Is The Eagles Offensive Line Quietly Even Worse Than Last Year?

The Eagles rushing attack is pretty great.

The offense leads the league in total rushing yards (2140) and average per carry (5.0). Football Outsiders grades them out as the top DVOA rushing offense with +20.1%, head and shoulders above second-place Dallas at +10.9%. A piece of that action has come on quarterback runs. Michael Vick is second in the NFL in rushing DYAR despite having only played in parts of six games. Banged up at age 33, he has the highest rushing DVOA of his career, a ridiculous +68.1%. Even slowpoke Nick Foles places 7th in rushing DYAR and 9th in DVOA, showing the power of the zone read.

But the bulk of the rushing offense comes down to one man: LeSean McCoy. The first back to cross 1000 yards, he's second in the league in DYAR and has already surpassed his personal season rushing record. During the Snow Bowl, he set a new franchise single-game rushing record. However, he also took some flak last month from his coach Chip Kelly, who told the press that he pushes Shady to not dance around quite so much:

"I think LeSean is trying to press too much and trying to hit a home run on every play instead of letting it develop," Kelly said.

The comment was fairly innocuous, as any observer could point out a couple plays every game where McCoy tries to out-juke just one too many defenders, or cut back one too many times. But ultimately McCoy is a Barry Sanders-esque force of nature in the backfield, and he's bailing out Chip's offense and his blockers up front much more than the other way around.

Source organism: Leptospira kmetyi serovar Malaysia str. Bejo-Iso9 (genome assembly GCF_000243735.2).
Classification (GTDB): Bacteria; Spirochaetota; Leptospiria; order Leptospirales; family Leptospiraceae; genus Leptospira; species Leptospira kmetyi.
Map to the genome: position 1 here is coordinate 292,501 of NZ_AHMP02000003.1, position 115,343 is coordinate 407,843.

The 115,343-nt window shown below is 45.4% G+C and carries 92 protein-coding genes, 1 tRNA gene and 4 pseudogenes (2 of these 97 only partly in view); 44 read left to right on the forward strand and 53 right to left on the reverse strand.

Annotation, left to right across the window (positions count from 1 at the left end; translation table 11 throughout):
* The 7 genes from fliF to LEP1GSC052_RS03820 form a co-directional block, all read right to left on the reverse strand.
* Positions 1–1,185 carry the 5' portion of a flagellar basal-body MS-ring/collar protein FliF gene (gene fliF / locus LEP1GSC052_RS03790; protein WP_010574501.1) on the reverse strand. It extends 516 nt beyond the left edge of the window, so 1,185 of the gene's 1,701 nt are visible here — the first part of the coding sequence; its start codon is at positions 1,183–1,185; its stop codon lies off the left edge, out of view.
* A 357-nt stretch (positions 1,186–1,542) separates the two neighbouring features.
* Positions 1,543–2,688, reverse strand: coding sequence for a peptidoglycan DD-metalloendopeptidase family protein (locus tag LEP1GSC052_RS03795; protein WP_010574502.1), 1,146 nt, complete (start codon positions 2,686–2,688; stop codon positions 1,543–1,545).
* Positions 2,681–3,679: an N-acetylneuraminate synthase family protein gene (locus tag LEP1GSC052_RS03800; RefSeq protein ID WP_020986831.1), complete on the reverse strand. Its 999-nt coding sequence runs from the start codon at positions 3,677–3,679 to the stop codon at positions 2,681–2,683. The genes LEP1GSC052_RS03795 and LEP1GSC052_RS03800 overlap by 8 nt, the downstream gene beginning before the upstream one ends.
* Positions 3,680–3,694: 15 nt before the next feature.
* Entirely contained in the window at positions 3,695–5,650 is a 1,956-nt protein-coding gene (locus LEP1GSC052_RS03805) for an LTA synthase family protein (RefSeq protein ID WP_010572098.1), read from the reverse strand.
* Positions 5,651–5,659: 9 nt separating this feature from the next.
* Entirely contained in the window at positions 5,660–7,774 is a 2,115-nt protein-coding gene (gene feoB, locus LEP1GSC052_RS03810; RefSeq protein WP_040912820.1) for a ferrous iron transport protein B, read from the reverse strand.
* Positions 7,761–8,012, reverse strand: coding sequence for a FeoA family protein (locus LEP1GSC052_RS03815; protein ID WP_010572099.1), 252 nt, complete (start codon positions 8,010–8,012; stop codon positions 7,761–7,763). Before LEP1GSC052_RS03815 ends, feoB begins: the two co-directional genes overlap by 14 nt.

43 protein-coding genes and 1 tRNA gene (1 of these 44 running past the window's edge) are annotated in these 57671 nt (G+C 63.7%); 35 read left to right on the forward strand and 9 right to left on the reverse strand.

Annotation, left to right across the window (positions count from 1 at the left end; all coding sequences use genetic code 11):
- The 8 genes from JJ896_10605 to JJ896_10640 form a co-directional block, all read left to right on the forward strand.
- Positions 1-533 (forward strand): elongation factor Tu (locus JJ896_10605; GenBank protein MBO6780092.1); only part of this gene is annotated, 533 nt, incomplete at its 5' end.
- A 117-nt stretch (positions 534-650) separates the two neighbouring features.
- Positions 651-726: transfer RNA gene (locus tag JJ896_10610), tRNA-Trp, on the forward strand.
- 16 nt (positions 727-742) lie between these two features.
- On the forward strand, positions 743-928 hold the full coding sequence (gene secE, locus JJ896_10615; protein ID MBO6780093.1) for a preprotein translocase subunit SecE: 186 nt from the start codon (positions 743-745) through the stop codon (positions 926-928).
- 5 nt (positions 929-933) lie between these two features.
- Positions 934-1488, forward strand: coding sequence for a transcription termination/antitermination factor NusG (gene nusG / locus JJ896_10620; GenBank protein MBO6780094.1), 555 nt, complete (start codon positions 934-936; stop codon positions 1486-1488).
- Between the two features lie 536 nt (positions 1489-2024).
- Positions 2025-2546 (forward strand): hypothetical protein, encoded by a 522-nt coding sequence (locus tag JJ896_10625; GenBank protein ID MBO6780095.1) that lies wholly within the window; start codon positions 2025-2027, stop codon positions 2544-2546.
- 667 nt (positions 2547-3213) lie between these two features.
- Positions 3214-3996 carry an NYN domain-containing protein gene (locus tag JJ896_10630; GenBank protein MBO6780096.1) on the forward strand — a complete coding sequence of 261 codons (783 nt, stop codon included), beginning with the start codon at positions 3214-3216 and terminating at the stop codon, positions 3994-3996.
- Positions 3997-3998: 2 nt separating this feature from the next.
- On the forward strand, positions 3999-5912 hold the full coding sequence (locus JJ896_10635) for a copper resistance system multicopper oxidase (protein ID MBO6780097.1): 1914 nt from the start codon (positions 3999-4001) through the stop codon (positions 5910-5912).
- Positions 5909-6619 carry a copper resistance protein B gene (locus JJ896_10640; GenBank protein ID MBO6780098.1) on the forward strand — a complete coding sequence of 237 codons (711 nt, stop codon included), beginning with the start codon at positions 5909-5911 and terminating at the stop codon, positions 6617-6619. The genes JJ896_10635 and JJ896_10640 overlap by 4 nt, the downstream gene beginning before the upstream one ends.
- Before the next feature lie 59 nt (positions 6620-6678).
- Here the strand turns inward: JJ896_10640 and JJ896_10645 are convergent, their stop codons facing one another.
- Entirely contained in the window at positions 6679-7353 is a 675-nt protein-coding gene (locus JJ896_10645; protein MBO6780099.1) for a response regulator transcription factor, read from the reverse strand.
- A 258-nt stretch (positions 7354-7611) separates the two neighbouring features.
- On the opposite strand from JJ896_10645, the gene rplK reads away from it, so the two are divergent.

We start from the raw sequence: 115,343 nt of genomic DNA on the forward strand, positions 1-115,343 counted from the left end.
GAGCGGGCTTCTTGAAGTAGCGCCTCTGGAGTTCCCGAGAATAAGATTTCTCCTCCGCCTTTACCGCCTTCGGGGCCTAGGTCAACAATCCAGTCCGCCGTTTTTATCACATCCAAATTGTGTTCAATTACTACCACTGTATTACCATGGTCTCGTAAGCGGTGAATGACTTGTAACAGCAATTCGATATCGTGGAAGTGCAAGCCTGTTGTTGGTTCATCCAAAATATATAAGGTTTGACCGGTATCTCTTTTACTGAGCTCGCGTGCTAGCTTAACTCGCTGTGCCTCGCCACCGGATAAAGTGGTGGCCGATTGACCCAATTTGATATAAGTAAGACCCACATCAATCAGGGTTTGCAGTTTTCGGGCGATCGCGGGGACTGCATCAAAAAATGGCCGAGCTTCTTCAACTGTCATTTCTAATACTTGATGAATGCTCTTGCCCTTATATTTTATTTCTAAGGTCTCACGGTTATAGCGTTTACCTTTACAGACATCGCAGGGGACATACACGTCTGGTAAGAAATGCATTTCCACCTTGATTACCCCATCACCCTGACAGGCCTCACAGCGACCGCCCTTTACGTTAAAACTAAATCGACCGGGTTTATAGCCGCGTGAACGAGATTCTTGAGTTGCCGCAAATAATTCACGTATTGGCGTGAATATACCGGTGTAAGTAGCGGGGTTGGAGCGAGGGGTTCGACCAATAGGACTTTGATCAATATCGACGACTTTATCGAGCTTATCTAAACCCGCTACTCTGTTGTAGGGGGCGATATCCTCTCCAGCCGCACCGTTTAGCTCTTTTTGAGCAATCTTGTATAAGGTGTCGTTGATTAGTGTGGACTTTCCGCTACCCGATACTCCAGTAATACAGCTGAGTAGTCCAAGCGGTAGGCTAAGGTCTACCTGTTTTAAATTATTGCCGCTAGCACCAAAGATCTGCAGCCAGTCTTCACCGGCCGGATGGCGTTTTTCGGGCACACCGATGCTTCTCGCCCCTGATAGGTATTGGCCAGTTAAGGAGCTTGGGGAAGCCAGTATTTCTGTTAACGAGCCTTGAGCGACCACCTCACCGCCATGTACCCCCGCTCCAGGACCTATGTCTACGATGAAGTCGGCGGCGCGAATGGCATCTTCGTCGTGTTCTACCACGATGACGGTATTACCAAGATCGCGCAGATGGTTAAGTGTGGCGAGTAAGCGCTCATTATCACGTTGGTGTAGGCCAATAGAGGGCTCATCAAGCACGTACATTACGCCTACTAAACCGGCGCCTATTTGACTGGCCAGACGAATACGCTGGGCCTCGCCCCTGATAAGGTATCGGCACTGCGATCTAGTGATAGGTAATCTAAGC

See, the truth according to the advanced stats runs somewhat contrary to the conventional wisdom. Not that anyone is particularly discounting McCoy's contribution to the offense. But there has been a lot of praise heaped on the zone read and a rejuvenated offensive line for the success of the run game. It's not completely misplaced. Certainly we've seen the Jason Peters, Evan Mathis and Jason Kelce dominate blocks at times. Todd Herremans appears to be fading with age, and Lane Johnson makes some rookie mistakes, but they're important athletic pieces in the blocking scheme.

But ultimately, the advanced offensive line stats don't look particularly good:

Since 2010, when McCoy took over as the featured back, the rushing attack has been stellar. High per-rush averages, great power success (that's short yardage, high leverage plays), and elite 2nd level and open field gains. The consistency of those stats is shocking compared to the overall decline in Football Outsiders' signature stat of Adjusted Line Yards. That metric weights runs by distance, attempting to isolate the offensive line's performance over the early yards vs. the largely running back-driven yards down the field.